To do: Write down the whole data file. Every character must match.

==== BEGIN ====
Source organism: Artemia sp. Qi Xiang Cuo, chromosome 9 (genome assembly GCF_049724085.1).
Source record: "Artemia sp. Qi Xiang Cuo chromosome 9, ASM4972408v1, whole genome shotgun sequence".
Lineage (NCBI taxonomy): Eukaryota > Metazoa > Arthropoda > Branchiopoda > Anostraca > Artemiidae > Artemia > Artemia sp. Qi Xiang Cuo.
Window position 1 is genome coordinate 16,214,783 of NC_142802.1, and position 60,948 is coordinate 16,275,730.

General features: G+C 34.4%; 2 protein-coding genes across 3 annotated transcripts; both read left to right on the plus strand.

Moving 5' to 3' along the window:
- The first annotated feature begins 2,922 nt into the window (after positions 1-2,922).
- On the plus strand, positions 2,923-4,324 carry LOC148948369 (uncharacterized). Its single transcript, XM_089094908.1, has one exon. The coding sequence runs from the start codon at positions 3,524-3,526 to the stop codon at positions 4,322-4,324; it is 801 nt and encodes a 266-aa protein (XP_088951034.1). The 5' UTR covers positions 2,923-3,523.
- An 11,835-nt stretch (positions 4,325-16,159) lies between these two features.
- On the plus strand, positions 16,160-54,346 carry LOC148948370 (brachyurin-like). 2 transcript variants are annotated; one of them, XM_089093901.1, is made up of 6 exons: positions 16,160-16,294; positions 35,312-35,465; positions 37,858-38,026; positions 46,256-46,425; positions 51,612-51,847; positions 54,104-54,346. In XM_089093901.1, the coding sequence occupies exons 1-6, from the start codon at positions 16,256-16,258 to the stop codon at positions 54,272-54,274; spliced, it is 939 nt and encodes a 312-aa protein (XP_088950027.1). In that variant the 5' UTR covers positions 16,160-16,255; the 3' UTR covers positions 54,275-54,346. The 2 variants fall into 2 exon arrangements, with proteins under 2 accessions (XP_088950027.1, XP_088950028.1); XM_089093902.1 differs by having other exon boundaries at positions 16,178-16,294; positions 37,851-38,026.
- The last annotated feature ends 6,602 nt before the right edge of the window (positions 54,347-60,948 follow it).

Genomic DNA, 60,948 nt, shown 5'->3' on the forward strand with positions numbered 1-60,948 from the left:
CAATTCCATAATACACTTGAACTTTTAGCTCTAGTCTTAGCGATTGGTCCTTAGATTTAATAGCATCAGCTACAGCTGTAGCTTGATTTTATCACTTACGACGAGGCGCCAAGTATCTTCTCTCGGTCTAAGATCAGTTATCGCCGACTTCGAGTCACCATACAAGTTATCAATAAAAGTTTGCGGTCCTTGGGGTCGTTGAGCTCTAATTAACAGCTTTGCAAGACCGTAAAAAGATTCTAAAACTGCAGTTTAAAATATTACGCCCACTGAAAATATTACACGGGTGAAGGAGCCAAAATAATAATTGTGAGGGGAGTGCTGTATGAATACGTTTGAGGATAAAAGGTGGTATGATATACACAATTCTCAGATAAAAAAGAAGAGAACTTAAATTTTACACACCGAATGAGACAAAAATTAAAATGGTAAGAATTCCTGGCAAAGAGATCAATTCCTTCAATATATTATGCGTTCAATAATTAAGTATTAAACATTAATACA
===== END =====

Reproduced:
Source organism: Artemia sp. Qi Xiang Cuo, chromosome 9 (genome assembly GCF_049724085.1).
Source record: "Artemia sp. Qi Xiang Cuo chromosome 9, ASM4972408v1, whole genome shotgun sequence".
Lineage (NCBI taxonomy): Eukaryota > Metazoa > Arthropoda > Branchiopoda > Anostraca > Artemiidae > Artemia > Artemia sp. Qi Xiang Cuo.
Window position 1 is genome coordinate 16,214,783 of NC_142802.1, and position 60,948 is coordinate 16,275,730.

General features: G+C 34.4%; 2 protein-coding genes across 3 annotated transcripts; both read left to right on the plus strand.

Moving 5' to 3' along the window:
- The first annotated feature begins 2,922 nt into the window (after positions 1-2,922).
- On the plus strand, positions 2,923-4,324 carry LOC148948369 (uncharacterized). Its single transcript, XM_089094908.1, has one exon. The coding sequence runs from the start codon at positions 3,524-3,526 to the stop codon at positions 4,322-4,324; it is 801 nt and encodes a 266-aa protein (XP_088951034.1). The 5' UTR covers positions 2,923-3,523.
- An 11,835-nt stretch (positions 4,325-16,159) lies between these two features.
- On the plus strand, positions 16,160-54,346 carry LOC148948370 (brachyurin-like). 2 transcript variants are annotated; one of them, XM_089093901.1, is made up of 6 exons: positions 16,160-16,294; positions 35,312-35,465; positions 37,858-38,026; positions 46,256-46,425; positions 51,612-51,847; positions 54,104-54,346. In XM_089093901.1, the coding sequence occupies exons 1-6, from the start codon at positions 16,256-16,258 to the stop codon at positions 54,272-54,274; spliced, it is 939 nt and encodes a 312-aa protein (XP_088950027.1). In that variant the 5' UTR covers positions 16,160-16,255; the 3' UTR covers positions 54,275-54,346. The 2 variants fall into 2 exon arrangements, with proteins under 2 accessions (XP_088950027.1, XP_088950028.1); XM_089093902.1 differs by having other exon boundaries at positions 16,178-16,294; positions 37,851-38,026.
- The last annotated feature ends 6,602 nt before the right edge of the window (positions 54,347-60,948 follow it).

Genomic DNA, 60,948 nt, shown 5'->3' on the forward strand with positions numbered 1-60,948 from the left:
CAATTCCATAATACACTTGAACTTTTAGCTCTAGTCTTAGCGATTGGTCCTTAGATTTAATAGCATCAGCTACAGCTGTAGCTTGATTTTATCACTTACGACGAGGCGCCAAGTATCTTCTCTCGGTCTAAGATCAGTTATCGCCGACTTCGAGTCACCATACAAGTTATCAATAAAAGTTTGCGGTCCTTGGGGTCGTTGAGCTCTAATTAACAGCTTTGCAAGACCGTAAAAAGATTCTAAAACTGCAGTTTAAAATATTACGCCCACTGAAAATATTACACGGGTGAAGGAGCCAAAATAATAATTGTGAGGGGAGTGCTGTATGAATACGTTTGAGGATAAAAGGTGGTATGATATACACAATTCTCAGATAAAAAAGAAGAGAACTTAAATTTTACACACCGAATGAGACAAAAATTAAAATGGTAAGAATTCCTGGCAAAGAGATCAATTCCTTCAATATATTATGCGTTCAATAATTAAGTATTAAACATTAATACA